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General Public




Building Excellence in Genetics Instruction Workshop


  • Decrease lecture; increase student-centered instruction

  • Improve student learning by two letter grades

  • "Scientific teaching" - Learn to teach using evidence-based principles

  • "Situated apprenticeship" model - Learn by doing, not listening


Background Sample Agenda Evaluation Results





Recent BEGIn Workshops


Latest BEGIn workshop was held at Cold Spring Harbor.
ASHG held a BEGIn Workshop at University of Massachusetts Lowell.
ASHG conducted its first BEGIn Workshop “on the road”, at Black Hills State University.





We received great feedback from geneticists who attended the Geneticist-Educator Network of Alliances (GENA) workshops, which ASHG conducted for three years as part of an NSF Math-Science Partnership grant (EHR 0634296). Most GENA geneticists reported being able to apply what they learned from teaching high school students to their own undergraduate/graduate teaching. They also became more confident about making presentations to non-scientific audiences. As the NSF funding for the GENA project has ended, ASHG is now offering a similar workshop targeted at training geneticists to be better teachers.


Unlike the GENA workshops, which hosted geneticist-high school teacher pairs, the BEGIn workshop focuses on geneticists only, allowing greater attention to issues of undergraduate biology/genetics. The goal of the workshop is to provide scientists with the knowledge and skills to improve their own teaching in genetics.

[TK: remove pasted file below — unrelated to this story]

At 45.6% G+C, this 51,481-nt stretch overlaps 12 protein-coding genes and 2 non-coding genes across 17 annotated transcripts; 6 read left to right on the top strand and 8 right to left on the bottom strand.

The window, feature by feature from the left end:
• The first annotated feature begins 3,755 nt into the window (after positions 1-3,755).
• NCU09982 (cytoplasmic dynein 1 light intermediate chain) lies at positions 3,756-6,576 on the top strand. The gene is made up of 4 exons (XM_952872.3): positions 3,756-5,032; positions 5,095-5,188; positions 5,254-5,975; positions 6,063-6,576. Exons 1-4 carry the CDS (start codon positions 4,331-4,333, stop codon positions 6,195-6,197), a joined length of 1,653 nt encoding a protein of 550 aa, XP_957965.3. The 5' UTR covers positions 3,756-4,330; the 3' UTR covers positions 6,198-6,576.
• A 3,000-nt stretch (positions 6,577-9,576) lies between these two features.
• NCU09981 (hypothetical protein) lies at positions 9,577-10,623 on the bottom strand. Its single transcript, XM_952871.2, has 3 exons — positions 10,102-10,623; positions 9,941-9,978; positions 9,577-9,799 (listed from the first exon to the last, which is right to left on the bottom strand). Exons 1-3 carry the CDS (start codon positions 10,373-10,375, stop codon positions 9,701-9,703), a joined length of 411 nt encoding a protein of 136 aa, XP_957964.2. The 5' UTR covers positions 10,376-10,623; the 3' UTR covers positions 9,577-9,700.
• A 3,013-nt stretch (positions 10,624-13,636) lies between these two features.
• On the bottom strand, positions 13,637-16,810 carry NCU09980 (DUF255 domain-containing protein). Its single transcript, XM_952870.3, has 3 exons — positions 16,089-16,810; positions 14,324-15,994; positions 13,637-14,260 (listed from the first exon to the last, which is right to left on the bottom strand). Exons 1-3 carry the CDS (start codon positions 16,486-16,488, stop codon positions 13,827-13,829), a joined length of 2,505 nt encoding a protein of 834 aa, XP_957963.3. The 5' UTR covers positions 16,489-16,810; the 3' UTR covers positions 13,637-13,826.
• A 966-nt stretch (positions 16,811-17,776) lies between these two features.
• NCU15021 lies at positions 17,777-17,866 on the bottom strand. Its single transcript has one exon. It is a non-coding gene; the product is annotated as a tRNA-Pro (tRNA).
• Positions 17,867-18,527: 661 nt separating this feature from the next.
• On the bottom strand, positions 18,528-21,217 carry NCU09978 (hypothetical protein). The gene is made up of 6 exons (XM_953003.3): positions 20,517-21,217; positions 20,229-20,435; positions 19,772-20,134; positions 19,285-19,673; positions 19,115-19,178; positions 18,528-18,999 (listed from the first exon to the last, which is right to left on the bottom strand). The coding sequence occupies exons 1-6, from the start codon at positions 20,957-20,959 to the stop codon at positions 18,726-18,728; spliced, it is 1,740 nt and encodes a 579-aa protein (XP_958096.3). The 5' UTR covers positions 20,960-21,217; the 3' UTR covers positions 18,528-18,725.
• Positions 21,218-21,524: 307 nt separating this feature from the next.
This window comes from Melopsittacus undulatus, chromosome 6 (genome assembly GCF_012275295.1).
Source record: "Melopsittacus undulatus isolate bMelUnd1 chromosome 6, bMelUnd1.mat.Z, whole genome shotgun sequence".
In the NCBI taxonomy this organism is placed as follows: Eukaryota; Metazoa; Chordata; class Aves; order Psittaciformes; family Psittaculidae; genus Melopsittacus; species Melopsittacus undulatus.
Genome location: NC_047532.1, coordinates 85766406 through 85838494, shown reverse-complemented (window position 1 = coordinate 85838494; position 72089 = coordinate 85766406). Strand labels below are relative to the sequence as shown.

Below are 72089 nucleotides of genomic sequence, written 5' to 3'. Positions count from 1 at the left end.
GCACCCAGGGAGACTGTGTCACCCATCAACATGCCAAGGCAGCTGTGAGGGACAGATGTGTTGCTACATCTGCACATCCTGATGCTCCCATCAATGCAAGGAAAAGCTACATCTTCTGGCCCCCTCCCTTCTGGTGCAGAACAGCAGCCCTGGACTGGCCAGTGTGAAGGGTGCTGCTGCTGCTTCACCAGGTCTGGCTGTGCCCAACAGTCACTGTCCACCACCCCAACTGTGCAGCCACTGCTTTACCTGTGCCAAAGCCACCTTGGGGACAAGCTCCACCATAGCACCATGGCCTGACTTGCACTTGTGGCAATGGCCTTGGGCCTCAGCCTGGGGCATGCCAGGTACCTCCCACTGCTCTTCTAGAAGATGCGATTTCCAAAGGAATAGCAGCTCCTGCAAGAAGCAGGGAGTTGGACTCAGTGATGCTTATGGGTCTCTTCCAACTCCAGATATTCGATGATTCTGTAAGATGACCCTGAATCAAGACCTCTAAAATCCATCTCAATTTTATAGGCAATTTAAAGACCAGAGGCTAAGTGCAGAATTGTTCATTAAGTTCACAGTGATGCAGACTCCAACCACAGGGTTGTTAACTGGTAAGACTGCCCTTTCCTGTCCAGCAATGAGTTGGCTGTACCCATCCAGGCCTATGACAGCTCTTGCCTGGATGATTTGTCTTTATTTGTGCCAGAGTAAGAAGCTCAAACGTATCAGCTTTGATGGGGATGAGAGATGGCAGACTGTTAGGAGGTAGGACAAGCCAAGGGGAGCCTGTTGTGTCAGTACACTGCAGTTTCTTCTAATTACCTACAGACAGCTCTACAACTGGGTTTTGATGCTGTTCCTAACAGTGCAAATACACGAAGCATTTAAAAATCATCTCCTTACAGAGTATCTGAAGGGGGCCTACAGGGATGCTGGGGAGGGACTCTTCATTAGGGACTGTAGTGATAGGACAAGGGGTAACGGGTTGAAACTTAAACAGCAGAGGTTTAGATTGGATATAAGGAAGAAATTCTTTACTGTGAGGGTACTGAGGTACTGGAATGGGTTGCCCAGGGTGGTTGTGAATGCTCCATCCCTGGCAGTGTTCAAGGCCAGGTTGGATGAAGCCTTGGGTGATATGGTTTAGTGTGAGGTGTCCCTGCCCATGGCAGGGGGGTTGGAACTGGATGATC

Highlights of BEGIn:


  • Small classes: 16-20 participants


  • Teaches principles of learning: misconceptions, inquiry, learning cycles, novice/expert differences


  • Focus on assessment: formative and summative


  • Focused on you: your learning objectives, your assessment goals

Workshop Evaluation Results (cumulative)


Q: How would you rate the workshop overall?

  Excellent: 72%          Very Good: 20%          Good: 8%

Q: What was the most valuable part of the workshop?

  • interactive discussions and presentations
  • the chance to critique one another’s teaching; peer discussion
  • collegial atmosphere, interactive format, and hands-on practice
  • great course director; facilitated by a scientist
  • learning to prepare assessment questions based on learning objectives
  • practicing interactive teaching techniques to make lectures more student-centered
  • learning to probe for misconceptions
  • seeing how good teaching is done


We are continually refining the workshop to address your concerns!




The American Society of Human Genetics, Incorporated

9650 Rockville Pike Bethesda, Maryland 20814 1-866-HUM-GENE (301) 634-7300

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